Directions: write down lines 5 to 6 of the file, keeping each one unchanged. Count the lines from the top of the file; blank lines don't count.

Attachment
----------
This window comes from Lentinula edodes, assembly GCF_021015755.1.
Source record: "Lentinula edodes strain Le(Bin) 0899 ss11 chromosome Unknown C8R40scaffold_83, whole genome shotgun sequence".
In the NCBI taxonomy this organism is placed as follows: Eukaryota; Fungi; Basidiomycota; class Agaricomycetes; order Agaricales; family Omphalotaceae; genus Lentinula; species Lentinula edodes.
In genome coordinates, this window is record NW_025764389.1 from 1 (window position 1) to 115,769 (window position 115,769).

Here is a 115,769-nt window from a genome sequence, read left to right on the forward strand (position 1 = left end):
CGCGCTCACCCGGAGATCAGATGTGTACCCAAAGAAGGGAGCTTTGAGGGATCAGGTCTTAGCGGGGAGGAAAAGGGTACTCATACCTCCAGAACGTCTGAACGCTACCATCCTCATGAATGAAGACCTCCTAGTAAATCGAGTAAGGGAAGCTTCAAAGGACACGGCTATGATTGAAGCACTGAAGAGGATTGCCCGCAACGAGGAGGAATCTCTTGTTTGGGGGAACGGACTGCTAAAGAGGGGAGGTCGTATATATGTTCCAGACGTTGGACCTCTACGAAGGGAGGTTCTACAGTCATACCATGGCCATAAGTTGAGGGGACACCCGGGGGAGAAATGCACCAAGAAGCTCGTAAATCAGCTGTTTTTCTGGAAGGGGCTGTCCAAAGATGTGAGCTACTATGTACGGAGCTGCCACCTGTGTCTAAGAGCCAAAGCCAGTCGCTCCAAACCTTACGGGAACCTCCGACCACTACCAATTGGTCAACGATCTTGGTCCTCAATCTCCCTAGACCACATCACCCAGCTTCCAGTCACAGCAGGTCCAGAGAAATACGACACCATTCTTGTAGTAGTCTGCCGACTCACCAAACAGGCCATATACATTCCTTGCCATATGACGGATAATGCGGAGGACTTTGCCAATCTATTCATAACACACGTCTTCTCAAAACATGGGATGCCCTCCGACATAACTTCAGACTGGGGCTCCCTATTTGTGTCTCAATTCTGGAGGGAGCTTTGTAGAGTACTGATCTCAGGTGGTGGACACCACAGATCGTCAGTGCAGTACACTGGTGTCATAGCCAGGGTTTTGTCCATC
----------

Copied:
Here is a 115,769-nt window from a genome sequence, read left to right on the forward strand (position 1 = left end):
CGCGCTCACCCGGAGATCAGATGTGTACCCAAAGAAGGGAGCTTTGAGGGATCAGGTCTTAGCGGGGAGGAAAAGGGTACTCATACCTCCAGAACGTCTGAACGCTACCATCCTCATGAATGAAGACCTCCTAGTAAATCGAGTAAGGGAAGCTTCAAAGGACACGGCTATGATTGAAGCACTGAAGAGGATTGCCCGCAACGAGGAGGAATCTCTTGTTTGGGGGAACGGACTGCTAAAGAGGGGAGGTCGTATATATGTTCCAGACGTTGGACCTCTACGAAGGGAGGTTCTACAGTCATACCATGGCCATAAGTTGAGGGGACACCCGGGGGAGAAATGCACCAAGAAGCTCGTAAATCAGCTGTTTTTCTGGAAGGGGCTGTCCAAAGATGTGAGCTACTATGTACGGAGCTGCCACCTGTGTCTAAGAGCCAAAGCCAGTCGCTCCAAACCTTACGGGAACCTCCGACCACTACCAATTGGTCAACGATCTTGGTCCTCAATCTCCCTAGACCACATCACCCAGCTTCCAGTCACAGCAGGTCCAGAGAAATACGACACCATTCTTGTAGTAGTCTGCCGACTCACCAAACAGGCCATATACATTCCTTGCCATATGACGGATAATGCGGAGGACTTTGCCAATCTATTCATAACACACGTCTTCTCAAAACATGGGATGCCCTCCGACATAACTTCAGACTGGGGCTCCCTATTTGTGTCTCAATTCTGGAGGGAGCTTTGTAGAGTACTGATCTCAGGTGGTGGACACCACAGATCGTCAGTGCAGTACACTGGTGTCATAGCCAGGGTTTTGTCCATC